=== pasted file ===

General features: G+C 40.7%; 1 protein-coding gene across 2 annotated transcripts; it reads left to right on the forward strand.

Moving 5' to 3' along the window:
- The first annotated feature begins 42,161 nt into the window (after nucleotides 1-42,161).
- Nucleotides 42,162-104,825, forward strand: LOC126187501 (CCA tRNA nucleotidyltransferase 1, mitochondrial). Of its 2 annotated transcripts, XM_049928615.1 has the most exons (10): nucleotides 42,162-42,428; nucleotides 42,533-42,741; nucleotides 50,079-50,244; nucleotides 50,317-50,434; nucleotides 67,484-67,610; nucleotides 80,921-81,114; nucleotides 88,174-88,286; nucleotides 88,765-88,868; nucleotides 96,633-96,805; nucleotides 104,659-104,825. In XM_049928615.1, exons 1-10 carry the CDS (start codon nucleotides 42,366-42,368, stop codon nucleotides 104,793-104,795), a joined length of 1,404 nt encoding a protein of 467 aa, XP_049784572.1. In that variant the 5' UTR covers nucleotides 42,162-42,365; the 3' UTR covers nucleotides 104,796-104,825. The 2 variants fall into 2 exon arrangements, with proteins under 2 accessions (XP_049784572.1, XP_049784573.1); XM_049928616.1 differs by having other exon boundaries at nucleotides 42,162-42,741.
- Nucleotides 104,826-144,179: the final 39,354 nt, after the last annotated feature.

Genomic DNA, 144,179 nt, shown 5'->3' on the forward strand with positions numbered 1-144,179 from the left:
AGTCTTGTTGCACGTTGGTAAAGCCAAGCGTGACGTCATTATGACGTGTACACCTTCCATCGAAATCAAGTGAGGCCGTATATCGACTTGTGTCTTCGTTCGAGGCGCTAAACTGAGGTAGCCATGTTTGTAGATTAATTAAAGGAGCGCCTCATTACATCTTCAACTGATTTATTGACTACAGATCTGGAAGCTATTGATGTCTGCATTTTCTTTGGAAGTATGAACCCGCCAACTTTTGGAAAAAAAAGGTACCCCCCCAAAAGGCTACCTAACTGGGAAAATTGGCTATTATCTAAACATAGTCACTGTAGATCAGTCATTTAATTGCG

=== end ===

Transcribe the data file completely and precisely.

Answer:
General features: G+C 40.7%; 1 protein-coding gene across 2 annotated transcripts; it reads left to right on the forward strand.

Moving 5' to 3' along the window:
- The first annotated feature begins 42,161 nt into the window (after nucleotides 1-42,161).
- Nucleotides 42,162-104,825, forward strand: LOC126187501 (CCA tRNA nucleotidyltransferase 1, mitochondrial). Of its 2 annotated transcripts, XM_049928615.1 has the most exons (10): nucleotides 42,162-42,428; nucleotides 42,533-42,741; nucleotides 50,079-50,244; nucleotides 50,317-50,434; nucleotides 67,484-67,610; nucleotides 80,921-81,114; nucleotides 88,174-88,286; nucleotides 88,765-88,868; nucleotides 96,633-96,805; nucleotides 104,659-104,825. In XM_049928615.1, exons 1-10 carry the CDS (start codon nucleotides 42,366-42,368, stop codon nucleotides 104,793-104,795), a joined length of 1,404 nt encoding a protein of 467 aa, XP_049784572.1. In that variant the 5' UTR covers nucleotides 42,162-42,365; the 3' UTR covers nucleotides 104,796-104,825. The 2 variants fall into 2 exon arrangements, with proteins under 2 accessions (XP_049784572.1, XP_049784573.1); XM_049928616.1 differs by having other exon boundaries at nucleotides 42,162-42,741.
- Nucleotides 104,826-144,179: the final 39,354 nt, after the last annotated feature.

Genomic DNA, 144,179 nt, shown 5'->3' on the forward strand with positions numbered 1-144,179 from the left:
AGTCTTGTTGCACGTTGGTAAAGCCAAGCGTGACGTCATTATGACGTGTACACCTTCCATCGAAATCAAGTGAGGCCGTATATCGACTTGTGTCTTCGTTCGAGGCGCTAAACTGAGGTAGCCATGTTTGTAGATTAATTAAAGGAGCGCCTCATTACATCTTCAACTGATTTATTGACTACAGATCTGGAAGCTATTGATGTCTGCATTTTCTTTGGAAGTATGAACCCGCCAACTTTTGGAAAAAAAAGGTACCCCCCCAAAAGGCTACCTAACTGGGAAAATTGGCTATTATCTAAACATAGTCACTGTAGATCAGTCATTTAATTGCG